Savings growth

Get Rich by Compounding High Interest Savings from Childhood

It is never too early to start investing for the future. With compound interest starting saving a few years earlier will give high yield on savings or pensions.

If parents or grandparents were to create a high yield savings account and invest £1,000 (or Dollars or Euros) when a child is born it could easily become £5,500 by the time the child was eighteen years old. At retirement, at say sixty, that would have become over £300,000. Waiting just five years and retiring at sixty-five would increase the sum to almost £500,000.

These figures assume a 10% interest or growth rate (after management charges. That is typical of the long and medium term average for the main stock market indices. They are based on the growth of the FTSE 100 since 1950 and 1980 and do not include any dividends received and reinvested which would give even higher returns. High yield savings accounts would be an option for those for whom the volatility of the equity markets would be a concern but may not produce the same high yield rate.

What is Compound Interest?

Compound interest is quite simply where the interest in one period is not withdrawn but added to the starting capital. In the subsequent period. Interest is then earned on both the initial capital and the added interest. This is then added to the capital and so on in the following periods. This results in an exponential growth of the sum invested - see the savings chart below.

Start Late and Pay the Price

If instead that £1,000 were invested for the child’s twenty-first birthday then the sum at sixty would only be £10,000 instead of over £300,000. Leave saving for retirement even by a few years therefore reduces the eventual pension substantially. It shows that good habits should be encouraged in children early so that they carry the ideas into their adult lives.

A newly independent young person starting work for the first time would find it very wise to start putting savings away regularly however modest. It would pay off when he reached retirement or sought a change of lifestyle. It would also provide security if changes are forced due to redundancy or lay-offs in uncertain times.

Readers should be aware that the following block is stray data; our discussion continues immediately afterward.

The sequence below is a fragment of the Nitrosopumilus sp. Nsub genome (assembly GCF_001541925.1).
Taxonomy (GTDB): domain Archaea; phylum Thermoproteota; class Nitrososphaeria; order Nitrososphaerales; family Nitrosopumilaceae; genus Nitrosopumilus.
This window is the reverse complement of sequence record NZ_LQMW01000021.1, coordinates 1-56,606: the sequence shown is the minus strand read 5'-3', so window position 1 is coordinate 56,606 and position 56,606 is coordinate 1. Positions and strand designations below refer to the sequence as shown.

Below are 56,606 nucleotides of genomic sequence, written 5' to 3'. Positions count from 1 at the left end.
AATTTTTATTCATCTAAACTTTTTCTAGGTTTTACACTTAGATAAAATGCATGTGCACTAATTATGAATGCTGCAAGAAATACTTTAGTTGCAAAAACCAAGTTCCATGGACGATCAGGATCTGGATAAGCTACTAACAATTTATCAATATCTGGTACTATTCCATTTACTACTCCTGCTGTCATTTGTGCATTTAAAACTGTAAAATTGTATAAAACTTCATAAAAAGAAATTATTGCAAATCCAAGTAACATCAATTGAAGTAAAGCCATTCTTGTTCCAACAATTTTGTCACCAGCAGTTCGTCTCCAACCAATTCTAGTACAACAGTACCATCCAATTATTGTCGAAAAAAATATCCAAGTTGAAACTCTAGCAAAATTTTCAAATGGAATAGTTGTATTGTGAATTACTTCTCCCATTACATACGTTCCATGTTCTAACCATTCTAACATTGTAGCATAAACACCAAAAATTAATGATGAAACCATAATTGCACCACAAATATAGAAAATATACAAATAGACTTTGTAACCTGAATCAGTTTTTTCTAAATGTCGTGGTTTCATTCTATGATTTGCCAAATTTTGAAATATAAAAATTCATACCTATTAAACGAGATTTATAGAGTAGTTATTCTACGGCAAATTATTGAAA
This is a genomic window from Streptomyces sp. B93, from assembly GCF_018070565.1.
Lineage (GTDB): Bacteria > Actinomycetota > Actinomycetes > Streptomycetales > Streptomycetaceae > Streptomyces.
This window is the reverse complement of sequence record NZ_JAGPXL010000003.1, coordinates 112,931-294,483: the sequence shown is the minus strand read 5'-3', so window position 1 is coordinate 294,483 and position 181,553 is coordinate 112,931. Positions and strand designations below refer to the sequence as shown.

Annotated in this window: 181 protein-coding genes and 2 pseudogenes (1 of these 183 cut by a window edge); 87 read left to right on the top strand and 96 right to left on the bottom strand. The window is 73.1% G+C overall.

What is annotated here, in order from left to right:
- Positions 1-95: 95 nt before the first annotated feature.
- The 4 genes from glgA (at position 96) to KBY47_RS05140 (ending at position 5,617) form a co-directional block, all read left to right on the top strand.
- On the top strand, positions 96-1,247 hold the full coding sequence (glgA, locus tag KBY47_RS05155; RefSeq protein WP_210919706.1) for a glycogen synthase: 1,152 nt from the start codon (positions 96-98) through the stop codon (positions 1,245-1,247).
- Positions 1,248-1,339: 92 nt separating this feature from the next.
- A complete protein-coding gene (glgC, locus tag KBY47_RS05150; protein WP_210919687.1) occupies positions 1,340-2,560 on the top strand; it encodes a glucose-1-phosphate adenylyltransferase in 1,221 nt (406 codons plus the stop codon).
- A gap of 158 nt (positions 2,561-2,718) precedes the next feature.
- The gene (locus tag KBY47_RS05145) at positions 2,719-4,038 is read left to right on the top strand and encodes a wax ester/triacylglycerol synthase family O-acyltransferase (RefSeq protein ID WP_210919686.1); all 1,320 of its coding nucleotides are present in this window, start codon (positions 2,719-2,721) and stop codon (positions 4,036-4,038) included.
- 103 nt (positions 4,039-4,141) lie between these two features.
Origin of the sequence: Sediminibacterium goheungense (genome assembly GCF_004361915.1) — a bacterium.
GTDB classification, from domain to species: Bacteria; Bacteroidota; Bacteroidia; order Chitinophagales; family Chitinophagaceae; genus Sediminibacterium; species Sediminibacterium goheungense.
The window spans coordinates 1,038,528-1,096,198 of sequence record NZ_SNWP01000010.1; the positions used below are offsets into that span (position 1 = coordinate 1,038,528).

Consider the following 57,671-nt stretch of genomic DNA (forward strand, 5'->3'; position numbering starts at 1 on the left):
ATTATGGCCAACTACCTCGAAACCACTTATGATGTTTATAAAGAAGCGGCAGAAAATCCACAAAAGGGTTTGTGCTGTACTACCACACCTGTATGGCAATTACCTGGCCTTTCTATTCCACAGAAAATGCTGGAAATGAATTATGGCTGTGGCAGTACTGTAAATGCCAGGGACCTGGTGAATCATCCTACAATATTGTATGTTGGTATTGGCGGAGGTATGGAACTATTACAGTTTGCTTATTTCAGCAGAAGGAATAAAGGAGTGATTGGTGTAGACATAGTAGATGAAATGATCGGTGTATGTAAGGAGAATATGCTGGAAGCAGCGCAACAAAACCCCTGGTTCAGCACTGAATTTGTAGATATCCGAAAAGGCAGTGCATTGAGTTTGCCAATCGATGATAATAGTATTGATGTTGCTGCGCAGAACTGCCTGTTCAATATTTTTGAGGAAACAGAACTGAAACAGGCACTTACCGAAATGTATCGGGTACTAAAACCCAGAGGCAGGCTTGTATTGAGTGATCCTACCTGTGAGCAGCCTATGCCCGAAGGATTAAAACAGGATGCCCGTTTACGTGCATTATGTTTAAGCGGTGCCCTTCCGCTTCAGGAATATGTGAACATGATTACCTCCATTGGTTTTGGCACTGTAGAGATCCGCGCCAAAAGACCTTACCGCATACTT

Save Little and Often to Maximise Yield

At an annual interest rate of 10% the principal doubles from interest alone in less than eight years. Even at 4% the total cash doubles in about eighteen years. A simple rule of thumb to give the approximate time it would take to double an initial sum is to divide 72 by the percentage interest rate. It suggests that 6% would double the sum in twelve years; it is actually about a month or so less than that.

If the child with £1,000 at birth adds £100 at each birthday then the sum at twenty-one becomes £10,000 and at sixty it will be more than £600,000. Increasing the additional savings to £1,200 per year (£100 per month) from starting work at twenty-two would produce total savings at sixty of £1.2million and nearly £2miliion at sixty-five. Obviously increasing that regular saving as earnings increase would make a huge positive difference to the final sum.

With that approach the wise child and adult could retire as a millionaire with very little impact on her lifestyle in the meantime. It might also mean that she would be able to keep the capital and live on the income without having to buy relatively expensive annuities.

Profit by Starting Early with Good Saving Habits

For young people starting out now traditional final salary pensions have all but disappeared and third party provided by insurance and pension companies do not perform well especially as they take their fees even when the fund does badly. Understanding the benefit of compounding interest and careful self-investing in tracker funds or high interest savings accounts with low charges is likely to result in a more comfortable retirement or the opportunity to change lifestyle.

Modest saving regularly in a high yield savings account or fund throughout life will have a major impact on an individual’s comfortable retirement and security in the interim. It is a simple message: save something however small, frequently and become rich which gives security and comfort.

Compound interest is therefore a friend to the saver but compounding Interest on borrowing and debt is a problem especially for the seriously indebted.

This is based on a simplified investment approach to illustrate the importance of long-term saving and investment and how high returns can be achieved with little effort.. Actual saving methods would need further consideration and would change over time as the saver’s view of risk and other considerations changed.

 

 

First appeared on Suite101

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